Charlie had an appointment last week with his primary care doctor at the local Veteran's hospital. I have written before about the marvelous facility we have just across the border in Vermont. (Read: A VA Hospital to Be Proud Of) His doctor there is the best I have ever encountered. He can see right through Charlie's acknowledgement that "everything is fine" and has noticed how stressed I am becoming over the deterioration of our situation.

The doctor suggested that it was time for us to consider placing Charlie in the Primary Care Home Program. This would bring health care workers, including a doctor, into the home to assess Charlie's needs, carry out lab work, perform physical therapy, supervise his medication and oversee his dietary needs in the home. They will also evaluate his situation and recommend further assistance from the Visiting Nurse Association and The Council on Aging.

My children have been pushing me to look into the available options for in-home care for Charlie. They can see the toll that the stress of his care is taking on my mental and physical health.

I have resisted up to this point; I feel like I signed on for this journey the day I said "I do." Also, I feel a bit like the boy who cried "wolf." As I read the problems on this web site from caregivers who are caring for aging parents and spouses whose conditions are so much more dire than Charlie's, I feel guilty for asking for assistance.

I am sure many of you are struggling with the same conundrum. We know in our minds that we need help, but for various reasons we are reluctant to reach out and accept the help that is out there, just waiting for us to ask. (Learn more: Why Caregivers Refuse Help)

Part of my reluctance comes from the fact that I know Charlie is going to start kicking and screaming at the suggestion that he needs help taking his shower or doing exercises to improve his strength and mobility. He also won't appreciate having someone fuss over his sleeping, eating and drinking habits.

The first visit from the Primary Care Home Team is scheduled for Wednesday. I don't think I will mention it to Charlie until I get him up in time for their 12:30 appointment. Otherwise he will dig in his heels and refuse to get out of bed.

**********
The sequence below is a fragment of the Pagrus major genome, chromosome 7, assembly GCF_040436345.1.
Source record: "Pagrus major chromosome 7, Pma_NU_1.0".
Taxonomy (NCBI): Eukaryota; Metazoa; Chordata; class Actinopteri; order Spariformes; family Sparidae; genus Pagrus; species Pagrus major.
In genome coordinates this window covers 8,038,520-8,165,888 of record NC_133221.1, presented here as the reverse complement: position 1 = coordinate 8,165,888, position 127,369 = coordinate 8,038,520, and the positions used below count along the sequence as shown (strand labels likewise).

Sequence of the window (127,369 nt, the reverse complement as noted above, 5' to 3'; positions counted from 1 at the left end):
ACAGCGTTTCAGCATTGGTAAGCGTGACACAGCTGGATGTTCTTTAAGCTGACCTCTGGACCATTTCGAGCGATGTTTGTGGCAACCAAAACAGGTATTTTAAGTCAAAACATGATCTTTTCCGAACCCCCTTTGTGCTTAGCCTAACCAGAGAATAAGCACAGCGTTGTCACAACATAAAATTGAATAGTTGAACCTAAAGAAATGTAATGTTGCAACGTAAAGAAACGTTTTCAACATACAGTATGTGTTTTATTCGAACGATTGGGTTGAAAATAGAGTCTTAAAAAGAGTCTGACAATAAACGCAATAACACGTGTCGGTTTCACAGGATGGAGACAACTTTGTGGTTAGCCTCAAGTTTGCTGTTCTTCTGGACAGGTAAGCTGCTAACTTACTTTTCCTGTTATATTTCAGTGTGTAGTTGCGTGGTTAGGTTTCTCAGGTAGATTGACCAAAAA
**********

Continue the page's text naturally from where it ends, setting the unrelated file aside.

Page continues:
The Visiting Nurses Association has yet to contact me to schedule a time for their first visit. I am dreading that one the most. When they tell him they are coming in to give him a shower twice a week, we may find ourselves in the middle of WWIII.

If he puts up too much resistance to these plans to help him (and me) with his care. I don't know what the next step will be.

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I am considering the possibility of moving to an assisted living facility; there are several good ones nearby. There is also the option of receiving help from the Council on Aging to have a health care worker come into the home on a daily basis to assist with his care. I don't think we are at that point yet, but it is good to know that it is a possibility.

The last step would be to place Charlie in a veteran's long-term care facility. The closest one is about a two-hour drive from our home.

I recently explored the cost of private nursing homes in the area, and was shocked to learn that they run in the $9,000 per month range.I know he is not ready for a nursing home but it is important that I begin the investigative process so I can prepare for the inevitable. One of the veteran's counselors suggested to me that, due to Charlie's 80 percent service connected disability, he might be eligible for low cost care from that source.

I hope those of you who are caring for a veteran can be helped by what I have learned from my explorations. I am finally learning that the help is out there, but you have to ask for it. More importantly, the patient has to be willing to accept the help that is available.

It is unfortunate that patients with dementia have no idea how much care they eventually require and the toll it takes on their family. (By the way, the case-worker told me that they will not send their people into homes where there is a smoking environment. If you are considering asking for in-home care you must keep that in mind.)